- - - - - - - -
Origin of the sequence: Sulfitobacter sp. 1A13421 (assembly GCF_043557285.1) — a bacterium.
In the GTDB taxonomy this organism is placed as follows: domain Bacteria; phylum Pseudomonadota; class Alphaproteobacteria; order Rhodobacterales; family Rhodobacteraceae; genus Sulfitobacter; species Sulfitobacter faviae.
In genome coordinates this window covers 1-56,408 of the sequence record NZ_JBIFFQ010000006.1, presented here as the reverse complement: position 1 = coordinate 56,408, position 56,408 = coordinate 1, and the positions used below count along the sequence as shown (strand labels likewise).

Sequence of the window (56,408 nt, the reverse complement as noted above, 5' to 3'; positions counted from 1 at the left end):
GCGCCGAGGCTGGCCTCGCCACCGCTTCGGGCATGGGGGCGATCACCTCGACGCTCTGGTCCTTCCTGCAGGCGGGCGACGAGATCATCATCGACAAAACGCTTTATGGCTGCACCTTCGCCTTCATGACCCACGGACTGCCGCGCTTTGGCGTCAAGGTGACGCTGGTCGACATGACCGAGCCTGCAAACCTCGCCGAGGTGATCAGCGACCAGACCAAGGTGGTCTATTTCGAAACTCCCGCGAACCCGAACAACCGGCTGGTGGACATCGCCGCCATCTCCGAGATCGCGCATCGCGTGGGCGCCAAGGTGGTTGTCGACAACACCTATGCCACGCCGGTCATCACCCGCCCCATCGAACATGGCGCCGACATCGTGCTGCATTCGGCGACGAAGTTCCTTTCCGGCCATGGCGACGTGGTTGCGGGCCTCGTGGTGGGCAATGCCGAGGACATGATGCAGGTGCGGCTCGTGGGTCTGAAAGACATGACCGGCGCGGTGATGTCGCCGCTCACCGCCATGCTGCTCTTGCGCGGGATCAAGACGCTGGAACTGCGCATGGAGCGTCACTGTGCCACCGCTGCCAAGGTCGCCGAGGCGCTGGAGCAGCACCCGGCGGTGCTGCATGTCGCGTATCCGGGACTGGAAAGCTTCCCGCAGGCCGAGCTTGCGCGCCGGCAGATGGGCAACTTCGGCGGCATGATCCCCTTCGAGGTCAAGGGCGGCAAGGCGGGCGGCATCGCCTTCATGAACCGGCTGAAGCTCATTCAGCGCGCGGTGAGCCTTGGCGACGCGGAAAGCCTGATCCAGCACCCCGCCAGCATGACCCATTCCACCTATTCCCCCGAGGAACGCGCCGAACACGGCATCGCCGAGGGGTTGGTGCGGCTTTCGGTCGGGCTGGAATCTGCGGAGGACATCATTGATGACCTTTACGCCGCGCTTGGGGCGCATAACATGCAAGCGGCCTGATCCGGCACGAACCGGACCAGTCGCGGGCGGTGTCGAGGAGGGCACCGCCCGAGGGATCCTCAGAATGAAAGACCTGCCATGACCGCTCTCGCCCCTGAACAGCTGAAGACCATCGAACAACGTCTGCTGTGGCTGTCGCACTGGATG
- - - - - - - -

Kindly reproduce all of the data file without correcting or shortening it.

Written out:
Origin of the sequence: Sulfitobacter sp. 1A13421 (assembly GCF_043557285.1) — a bacterium.
In the GTDB taxonomy this organism is placed as follows: domain Bacteria; phylum Pseudomonadota; class Alphaproteobacteria; order Rhodobacterales; family Rhodobacteraceae; genus Sulfitobacter; species Sulfitobacter faviae.
In genome coordinates this window covers 1-56,408 of the sequence record NZ_JBIFFQ010000006.1, presented here as the reverse complement: position 1 = coordinate 56,408, position 56,408 = coordinate 1, and the positions used below count along the sequence as shown (strand labels likewise).

Sequence of the window (56,408 nt, the reverse complement as noted above, 5' to 3'; positions counted from 1 at the left end):
GCGCCGAGGCTGGCCTCGCCACCGCTTCGGGCATGGGGGCGATCACCTCGACGCTCTGGTCCTTCCTGCAGGCGGGCGACGAGATCATCATCGACAAAACGCTTTATGGCTGCACCTTCGCCTTCATGACCCACGGACTGCCGCGCTTTGGCGTCAAGGTGACGCTGGTCGACATGACCGAGCCTGCAAACCTCGCCGAGGTGATCAGCGACCAGACCAAGGTGGTCTATTTCGAAACTCCCGCGAACCCGAACAACCGGCTGGTGGACATCGCCGCCATCTCCGAGATCGCGCATCGCGTGGGCGCCAAGGTGGTTGTCGACAACACCTATGCCACGCCGGTCATCACCCGCCCCATCGAACATGGCGCCGACATCGTGCTGCATTCGGCGACGAAGTTCCTTTCCGGCCATGGCGACGTGGTTGCGGGCCTCGTGGTGGGCAATGCCGAGGACATGATGCAGGTGCGGCTCGTGGGTCTGAAAGACATGACCGGCGCGGTGATGTCGCCGCTCACCGCCATGCTGCTCTTGCGCGGGATCAAGACGCTGGAACTGCGCATGGAGCGTCACTGTGCCACCGCTGCCAAGGTCGCCGAGGCGCTGGAGCAGCACCCGGCGGTGCTGCATGTCGCGTATCCGGGACTGGAAAGCTTCCCGCAGGCCGAGCTTGCGCGCCGGCAGATGGGCAACTTCGGCGGCATGATCCCCTTCGAGGTCAAGGGCGGCAAGGCGGGCGGCATCGCCTTCATGAACCGGCTGAAGCTCATTCAGCGCGCGGTGAGCCTTGGCGACGCGGAAAGCCTGATCCAGCACCCCGCCAGCATGACCCATTCCACCTATTCCCCCGAGGAACGCGCCGAACACGGCATCGCCGAGGGGTTGGTGCGGCTTTCGGTCGGGCTGGAATCTGCGGAGGACATCATTGATGACCTTTACGCCGCGCTTGGGGCGCATAACATGCAAGCGGCCTGATCCGGCACGAACCGGACCAGTCGCGGGCGGTGTCGAGGAGGGCACCGCCCGAGGGATCCTCAGAATGAAAGACCTGCCATGACCGCTCTCGCCCCTGAACAGCTGAAGACCATCGAACAACGTCTGCTGTGGCTGTCGCACTGGATG